I worked for a practice in Dublin for a year before moving over and having that years’ experience changed my status from Intern to Junior Architect increasing my responsibilities and salary. This might not be the same across the board but having experience on my resumé was very valuable.
Try to make as many connections as possible, before you leave Ireland and immediately after you get here. Go to as many networking events as possible. Even if it’s not in your particular field, it can be very useful. At the NY Chapter UL Alumni event in May I met a woman working in marketing but who lived with two architecture students at University. We exchanged contact info and she personally emailed her friends introducing me to them.
The best advice is to pursue every lead. You may take a few knocks before you find the perfect job but, believe me; it will be worth it in the end. Finally, enjoy every minute of it. For me, moving to New York was the best decision I ever made.
Go for it and Good Luck!
DEIRDRE O’BRIEN- BBS ‘09
ADVERTISING, BRAND AND SOCIAL MEDIA EXECUTIVE AT TOURISM IRELAND
My first experience of New York came in 2010. Having completed both my Undergraduate and Masters Studies, I was successful in securing a 2-year graduate placement with Tourism Ireland as part of IBEC’s Global Graduate Program.
The 8 month Co-operative Work Placement which I completed in Brussels as part of my Undergraduate Studies in UL made me an ideal candidate for this program. I completed the first year of my placement in New York. During this time I had the opportunity to live in and experience one of the greatest cities in the world while promoting my beloved homeland.
Permanent Position with Tourism Ireland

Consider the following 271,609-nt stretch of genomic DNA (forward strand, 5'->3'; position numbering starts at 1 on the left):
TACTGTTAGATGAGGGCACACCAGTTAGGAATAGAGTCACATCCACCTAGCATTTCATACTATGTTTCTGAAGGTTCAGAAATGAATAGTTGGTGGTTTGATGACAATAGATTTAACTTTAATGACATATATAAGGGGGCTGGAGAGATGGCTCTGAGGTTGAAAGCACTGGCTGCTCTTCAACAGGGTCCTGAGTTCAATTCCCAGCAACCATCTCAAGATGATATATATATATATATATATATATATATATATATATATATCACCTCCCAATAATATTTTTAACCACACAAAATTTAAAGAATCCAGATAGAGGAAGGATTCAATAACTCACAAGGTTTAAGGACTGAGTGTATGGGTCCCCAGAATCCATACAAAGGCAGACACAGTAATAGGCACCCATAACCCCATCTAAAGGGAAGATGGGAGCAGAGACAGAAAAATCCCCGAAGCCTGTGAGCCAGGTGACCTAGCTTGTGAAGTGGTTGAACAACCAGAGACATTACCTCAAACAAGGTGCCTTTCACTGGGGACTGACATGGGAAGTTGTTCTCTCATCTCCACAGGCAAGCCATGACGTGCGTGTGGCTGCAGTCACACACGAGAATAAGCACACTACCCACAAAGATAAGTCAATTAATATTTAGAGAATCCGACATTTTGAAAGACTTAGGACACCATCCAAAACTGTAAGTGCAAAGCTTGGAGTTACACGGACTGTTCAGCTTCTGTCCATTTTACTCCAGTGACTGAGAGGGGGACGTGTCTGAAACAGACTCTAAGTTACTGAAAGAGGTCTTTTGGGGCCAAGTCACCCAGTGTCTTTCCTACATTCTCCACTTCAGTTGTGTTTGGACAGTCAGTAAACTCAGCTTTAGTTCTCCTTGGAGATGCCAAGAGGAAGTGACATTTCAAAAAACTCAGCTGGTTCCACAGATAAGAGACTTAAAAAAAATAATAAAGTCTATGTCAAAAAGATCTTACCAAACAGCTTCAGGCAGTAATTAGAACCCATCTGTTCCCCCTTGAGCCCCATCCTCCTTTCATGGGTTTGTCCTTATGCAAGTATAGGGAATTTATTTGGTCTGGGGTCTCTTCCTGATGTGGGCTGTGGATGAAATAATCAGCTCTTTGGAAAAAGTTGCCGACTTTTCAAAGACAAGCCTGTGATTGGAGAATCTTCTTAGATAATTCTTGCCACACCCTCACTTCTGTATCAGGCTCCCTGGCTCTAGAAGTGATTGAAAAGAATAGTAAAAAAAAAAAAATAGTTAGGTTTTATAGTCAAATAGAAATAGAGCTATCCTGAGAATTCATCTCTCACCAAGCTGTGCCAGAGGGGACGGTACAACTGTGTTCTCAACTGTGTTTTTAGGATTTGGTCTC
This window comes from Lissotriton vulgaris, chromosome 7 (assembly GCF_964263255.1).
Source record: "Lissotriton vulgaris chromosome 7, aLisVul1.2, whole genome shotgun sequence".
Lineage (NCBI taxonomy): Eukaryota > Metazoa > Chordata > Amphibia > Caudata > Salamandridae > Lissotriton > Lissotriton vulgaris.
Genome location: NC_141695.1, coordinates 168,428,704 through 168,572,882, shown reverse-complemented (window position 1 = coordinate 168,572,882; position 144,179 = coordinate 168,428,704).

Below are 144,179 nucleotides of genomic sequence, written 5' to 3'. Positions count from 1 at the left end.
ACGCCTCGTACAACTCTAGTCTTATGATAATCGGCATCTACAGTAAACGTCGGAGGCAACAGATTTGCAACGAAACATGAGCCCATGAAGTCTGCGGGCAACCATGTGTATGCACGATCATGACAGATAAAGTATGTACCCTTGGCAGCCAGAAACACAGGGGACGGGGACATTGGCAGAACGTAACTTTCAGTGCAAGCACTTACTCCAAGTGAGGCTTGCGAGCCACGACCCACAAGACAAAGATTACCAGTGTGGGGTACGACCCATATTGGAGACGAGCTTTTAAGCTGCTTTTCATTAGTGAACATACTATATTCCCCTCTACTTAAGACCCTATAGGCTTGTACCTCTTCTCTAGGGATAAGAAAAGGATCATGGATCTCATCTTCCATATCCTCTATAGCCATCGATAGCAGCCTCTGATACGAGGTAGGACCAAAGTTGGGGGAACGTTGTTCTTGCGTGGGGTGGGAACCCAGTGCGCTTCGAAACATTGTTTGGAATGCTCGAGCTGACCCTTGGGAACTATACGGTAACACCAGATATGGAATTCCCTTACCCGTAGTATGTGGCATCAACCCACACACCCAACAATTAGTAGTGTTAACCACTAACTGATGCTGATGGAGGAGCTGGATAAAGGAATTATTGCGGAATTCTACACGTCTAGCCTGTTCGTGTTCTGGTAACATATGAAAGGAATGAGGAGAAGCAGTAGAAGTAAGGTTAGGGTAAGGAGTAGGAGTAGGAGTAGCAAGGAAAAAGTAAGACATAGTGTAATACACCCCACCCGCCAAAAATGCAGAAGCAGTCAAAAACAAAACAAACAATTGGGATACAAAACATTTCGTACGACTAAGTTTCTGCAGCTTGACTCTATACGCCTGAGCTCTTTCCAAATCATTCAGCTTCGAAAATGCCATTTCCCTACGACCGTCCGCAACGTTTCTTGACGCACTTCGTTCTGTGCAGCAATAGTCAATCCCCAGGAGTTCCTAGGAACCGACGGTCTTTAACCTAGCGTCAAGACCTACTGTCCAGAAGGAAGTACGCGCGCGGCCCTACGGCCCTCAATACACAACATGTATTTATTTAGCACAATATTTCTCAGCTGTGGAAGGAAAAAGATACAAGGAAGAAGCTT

I returned to Dublin to Tourism Ireland’s Head Office for the second year of my placement and from here I secured a permanent position with the company. I had the opportunity to work on many exciting projects during this time from NI2012 and the Global St. Patrick’s Day Program to Ireland’s biggest tourism initiative ever, The Gathering Ireland 2013. However I always had a yearning to return to New York. When a permanent job opportunity opened up in our New York office, I jumped at the chance to return and was successful in securing the position - Advertising and Brand Executive.
I’ve been living in New York for almost 3 years now and I’m very lucky because I really love my job. I’m incredibly passionate about the work I do and I’m fortunate to have the opportunity to work in an exciting and varied role at the cutting edge of digital marketing. Tourism Ireland is a fantastic organization to work for and provides many training and development opportunities which are extremely important to me.
My path to New York is a little different from most. I was fortunate to have secured my job before I moved across the pond which definitely made the transition a little easier. If you are interested in moving to New York or the US, I would recommend that you consider graduate programs that offer US placements, international companies that provide global secondments, American companies based in Ireland that afford transitionary opportunities. This route assists from a logistical, financial and visa stand point which are often the biggest challenges when making the move to the United States.
My best piece of advice is simply to just do it. The work and life experiences that you will gain from living and working overseas and especially in the US are unrivalled.